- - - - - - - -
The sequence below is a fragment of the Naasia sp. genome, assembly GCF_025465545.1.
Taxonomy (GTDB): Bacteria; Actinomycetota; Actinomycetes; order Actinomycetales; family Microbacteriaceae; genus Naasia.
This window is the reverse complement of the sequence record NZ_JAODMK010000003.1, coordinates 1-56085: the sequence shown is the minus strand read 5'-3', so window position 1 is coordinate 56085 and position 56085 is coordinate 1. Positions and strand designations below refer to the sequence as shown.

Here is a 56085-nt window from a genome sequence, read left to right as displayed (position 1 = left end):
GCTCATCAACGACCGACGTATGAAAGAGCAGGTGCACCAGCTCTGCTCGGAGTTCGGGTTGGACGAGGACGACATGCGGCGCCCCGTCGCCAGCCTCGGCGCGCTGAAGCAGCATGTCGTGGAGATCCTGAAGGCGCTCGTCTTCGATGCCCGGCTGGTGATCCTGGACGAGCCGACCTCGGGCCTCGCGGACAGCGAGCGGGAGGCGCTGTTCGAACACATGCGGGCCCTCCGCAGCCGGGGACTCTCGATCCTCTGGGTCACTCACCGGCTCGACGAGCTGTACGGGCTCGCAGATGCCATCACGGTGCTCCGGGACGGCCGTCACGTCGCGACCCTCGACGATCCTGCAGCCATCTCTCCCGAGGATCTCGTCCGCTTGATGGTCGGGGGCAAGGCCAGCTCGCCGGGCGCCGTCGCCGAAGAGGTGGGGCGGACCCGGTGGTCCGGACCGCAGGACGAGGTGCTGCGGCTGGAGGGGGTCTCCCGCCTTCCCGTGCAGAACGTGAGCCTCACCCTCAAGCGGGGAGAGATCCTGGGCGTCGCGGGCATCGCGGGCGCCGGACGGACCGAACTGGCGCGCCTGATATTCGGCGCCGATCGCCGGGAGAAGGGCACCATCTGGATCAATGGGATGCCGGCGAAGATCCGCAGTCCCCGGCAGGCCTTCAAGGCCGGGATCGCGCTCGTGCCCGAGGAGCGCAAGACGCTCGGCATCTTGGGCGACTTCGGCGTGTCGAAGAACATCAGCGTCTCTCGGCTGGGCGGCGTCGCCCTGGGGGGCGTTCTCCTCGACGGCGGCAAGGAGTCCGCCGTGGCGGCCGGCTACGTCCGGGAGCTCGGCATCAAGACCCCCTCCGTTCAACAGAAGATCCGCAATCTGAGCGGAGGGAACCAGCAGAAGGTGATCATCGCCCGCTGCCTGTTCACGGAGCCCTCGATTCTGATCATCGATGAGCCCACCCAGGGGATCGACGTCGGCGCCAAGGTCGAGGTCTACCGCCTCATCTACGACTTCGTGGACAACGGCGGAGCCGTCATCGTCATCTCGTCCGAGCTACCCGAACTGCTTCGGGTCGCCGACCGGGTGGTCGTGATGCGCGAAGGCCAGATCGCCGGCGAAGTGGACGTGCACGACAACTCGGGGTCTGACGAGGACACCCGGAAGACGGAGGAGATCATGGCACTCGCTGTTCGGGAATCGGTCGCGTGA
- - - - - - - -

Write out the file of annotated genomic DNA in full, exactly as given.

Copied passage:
The sequence below is a fragment of the Naasia sp. genome, assembly GCF_025465545.1.
Taxonomy (GTDB): Bacteria; Actinomycetota; Actinomycetes; order Actinomycetales; family Microbacteriaceae; genus Naasia.
This window is the reverse complement of the sequence record NZ_JAODMK010000003.1, coordinates 1-56085: the sequence shown is the minus strand read 5'-3', so window position 1 is coordinate 56085 and position 56085 is coordinate 1. Positions and strand designations below refer to the sequence as shown.

Here is a 56085-nt window from a genome sequence, read left to right as displayed (position 1 = left end):
GCTCATCAACGACCGACGTATGAAAGAGCAGGTGCACCAGCTCTGCTCGGAGTTCGGGTTGGACGAGGACGACATGCGGCGCCCCGTCGCCAGCCTCGGCGCGCTGAAGCAGCATGTCGTGGAGATCCTGAAGGCGCTCGTCTTCGATGCCCGGCTGGTGATCCTGGACGAGCCGACCTCGGGCCTCGCGGACAGCGAGCGGGAGGCGCTGTTCGAACACATGCGGGCCCTCCGCAGCCGGGGACTCTCGATCCTCTGGGTCACTCACCGGCTCGACGAGCTGTACGGGCTCGCAGATGCCATCACGGTGCTCCGGGACGGCCGTCACGTCGCGACCCTCGACGATCCTGCAGCCATCTCTCCCGAGGATCTCGTCCGCTTGATGGTCGGGGGCAAGGCCAGCTCGCCGGGCGCCGTCGCCGAAGAGGTGGGGCGGACCCGGTGGTCCGGACCGCAGGACGAGGTGCTGCGGCTGGAGGGGGTCTCCCGCCTTCCCGTGCAGAACGTGAGCCTCACCCTCAAGCGGGGAGAGATCCTGGGCGTCGCGGGCATCGCGGGCGCCGGACGGACCGAACTGGCGCGCCTGATATTCGGCGCCGATCGCCGGGAGAAGGGCACCATCTGGATCAATGGGATGCCGGCGAAGATCCGCAGTCCCCGGCAGGCCTTCAAGGCCGGGATCGCGCTCGTGCCCGAGGAGCGCAAGACGCTCGGCATCTTGGGCGACTTCGGCGTGTCGAAGAACATCAGCGTCTCTCGGCTGGGCGGCGTCGCCCTGGGGGGCGTTCTCCTCGACGGCGGCAAGGAGTCCGCCGTGGCGGCCGGCTACGTCCGGGAGCTCGGCATCAAGACCCCCTCCGTTCAACAGAAGATCCGCAATCTGAGCGGAGGGAACCAGCAGAAGGTGATCATCGCCCGCTGCCTGTTCACGGAGCCCTCGATTCTGATCATCGATGAGCCCACCCAGGGGATCGACGTCGGCGCCAAGGTCGAGGTCTACCGCCTCATCTACGACTTCGTGGACAACGGCGGAGCCGTCATCGTCATCTCGTCCGAGCTACCCGAACTGCTTCGGGTCGCCGACCGGGTGGTCGTGATGCGCGAAGGCCAGATCGCCGGCGAAGTGGACGTGCACGACAACTCGGGGTCTGACGAGGACACCCGGAAGACGGAGGAGATCATGGCACTCGCTGTTCGGGAATCGGTCGCGTGA